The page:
Both free and commercial solutions exist.
Ease of rooting
Highly dependent on the device.
Typically rooted by default.
Ease of emulator detection
It's not an emulator, so emulator checks are not applicable.
Many artefacts will exist, making it easy to detect that the app is running in an emulator.
Ease of root detection
Easier to hide root, as many root detection algorithms check for emulator properties. With Magisk Systemless root it's nearly impossible to detect.
Emulators will almost always trigger root detection algorithms due to the fact that they are built for testing with many artefacts that can be found.
Hardware interaction
Easy interaction through Bluetooth, NFC, 4G, Wi-Fi, biometrics, camera, GPS, gyroscope, ...
Usually fairly limited, with emulated hardware input (e.g. random GPS coordinates)
API level support
Depends on the device and the community. Active communities will keep distributing updated versions (e.g. LineageOS), while less popular devices may only receive a few updates. Switching between versions requires flashing the device, a tedious process.
Always supports the latest versions, including beta releases. Emulators containing specific API levels can easily be downloaded and launched.
Native library support
Native libraries are usually built for ARM devices, so they will work on a physical device.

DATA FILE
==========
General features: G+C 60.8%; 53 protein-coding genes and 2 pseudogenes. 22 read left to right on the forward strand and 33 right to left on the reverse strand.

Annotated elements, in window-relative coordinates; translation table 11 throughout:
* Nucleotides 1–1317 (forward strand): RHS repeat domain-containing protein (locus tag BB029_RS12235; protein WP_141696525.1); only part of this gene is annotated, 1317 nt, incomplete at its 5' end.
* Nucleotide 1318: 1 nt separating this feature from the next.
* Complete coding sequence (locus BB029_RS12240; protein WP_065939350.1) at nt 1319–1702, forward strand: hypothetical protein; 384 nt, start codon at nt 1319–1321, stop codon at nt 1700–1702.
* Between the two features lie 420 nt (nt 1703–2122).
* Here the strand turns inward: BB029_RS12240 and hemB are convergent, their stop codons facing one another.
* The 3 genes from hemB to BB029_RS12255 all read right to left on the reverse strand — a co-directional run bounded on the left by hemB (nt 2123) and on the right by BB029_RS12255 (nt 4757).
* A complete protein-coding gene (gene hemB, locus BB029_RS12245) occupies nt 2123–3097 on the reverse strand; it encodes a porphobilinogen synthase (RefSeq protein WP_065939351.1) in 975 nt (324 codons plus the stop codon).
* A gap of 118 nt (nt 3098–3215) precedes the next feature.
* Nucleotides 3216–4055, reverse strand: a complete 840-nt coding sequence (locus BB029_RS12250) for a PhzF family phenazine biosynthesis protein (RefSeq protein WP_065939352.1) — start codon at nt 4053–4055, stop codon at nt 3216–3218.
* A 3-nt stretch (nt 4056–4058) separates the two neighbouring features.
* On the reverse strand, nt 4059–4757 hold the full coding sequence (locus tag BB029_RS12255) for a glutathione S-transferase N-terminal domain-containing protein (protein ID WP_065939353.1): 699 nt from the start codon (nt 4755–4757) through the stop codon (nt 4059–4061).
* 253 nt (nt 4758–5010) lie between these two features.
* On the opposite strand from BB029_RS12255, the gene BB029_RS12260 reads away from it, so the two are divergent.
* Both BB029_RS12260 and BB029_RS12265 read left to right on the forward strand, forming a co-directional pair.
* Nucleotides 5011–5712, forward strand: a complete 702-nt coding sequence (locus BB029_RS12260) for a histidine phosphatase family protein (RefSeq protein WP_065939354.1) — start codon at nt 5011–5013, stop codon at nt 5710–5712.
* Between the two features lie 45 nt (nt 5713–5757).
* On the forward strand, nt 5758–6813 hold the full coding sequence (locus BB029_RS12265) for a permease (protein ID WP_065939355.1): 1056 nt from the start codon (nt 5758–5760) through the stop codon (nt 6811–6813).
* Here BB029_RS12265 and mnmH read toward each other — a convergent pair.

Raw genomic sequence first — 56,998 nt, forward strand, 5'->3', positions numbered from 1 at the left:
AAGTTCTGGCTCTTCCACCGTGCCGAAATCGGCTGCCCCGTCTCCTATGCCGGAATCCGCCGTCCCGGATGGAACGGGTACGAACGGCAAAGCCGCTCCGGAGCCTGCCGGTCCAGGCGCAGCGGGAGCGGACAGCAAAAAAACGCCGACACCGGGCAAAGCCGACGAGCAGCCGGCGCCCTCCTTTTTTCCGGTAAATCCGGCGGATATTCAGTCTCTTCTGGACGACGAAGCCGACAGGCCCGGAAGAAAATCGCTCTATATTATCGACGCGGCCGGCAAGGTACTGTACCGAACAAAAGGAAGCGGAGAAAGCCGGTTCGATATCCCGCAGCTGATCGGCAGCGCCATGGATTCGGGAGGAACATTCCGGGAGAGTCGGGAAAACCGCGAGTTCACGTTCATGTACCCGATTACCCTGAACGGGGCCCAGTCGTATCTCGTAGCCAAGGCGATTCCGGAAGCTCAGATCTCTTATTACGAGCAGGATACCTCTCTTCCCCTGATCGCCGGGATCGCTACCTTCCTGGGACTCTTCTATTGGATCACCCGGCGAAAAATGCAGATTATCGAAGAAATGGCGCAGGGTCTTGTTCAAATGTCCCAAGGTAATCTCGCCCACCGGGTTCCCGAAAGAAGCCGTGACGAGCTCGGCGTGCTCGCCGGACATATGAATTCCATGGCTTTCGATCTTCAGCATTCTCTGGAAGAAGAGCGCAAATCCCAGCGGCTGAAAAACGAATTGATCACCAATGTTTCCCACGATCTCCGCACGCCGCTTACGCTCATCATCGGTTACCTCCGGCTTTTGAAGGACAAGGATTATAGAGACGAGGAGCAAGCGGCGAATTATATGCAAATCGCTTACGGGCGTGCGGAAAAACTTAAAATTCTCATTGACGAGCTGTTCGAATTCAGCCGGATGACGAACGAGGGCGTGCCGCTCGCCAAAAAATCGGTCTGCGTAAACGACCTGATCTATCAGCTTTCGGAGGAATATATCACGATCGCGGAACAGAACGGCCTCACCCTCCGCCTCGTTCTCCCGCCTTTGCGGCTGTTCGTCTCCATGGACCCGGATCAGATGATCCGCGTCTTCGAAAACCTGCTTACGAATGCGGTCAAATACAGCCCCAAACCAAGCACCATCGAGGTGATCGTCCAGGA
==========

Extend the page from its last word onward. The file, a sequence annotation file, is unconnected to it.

Some emulators run on x86 CPUs, so they may not be able to run packaged native libraries.
Malware danger
Malware samples can infect a device, but if you can clear out the device storage and flash a clean firmware, thereby restoring it to factory settings, this should not be a problem. Be aware that there are malware samples that try to exploit the USB bridge.
Malware samples can infect an emulator, but the emulator can simply be removed and recreated. It is also possible to create snapshots and compare different snapshots to help in malware analysis. Be aware that there are malware proofs of concept which try to attack the hypervisor.

Testing on a Real Device

Almost any physical device can be used for testing, but there are a few considerations to be made. First, the device needs to be rootable. This is typically either done through an exploit, or through an unlocked bootloader. Exploits are not always available, and the bootloader may be locked permanently, or it may only be unlocked once the carrier contract has been terminated.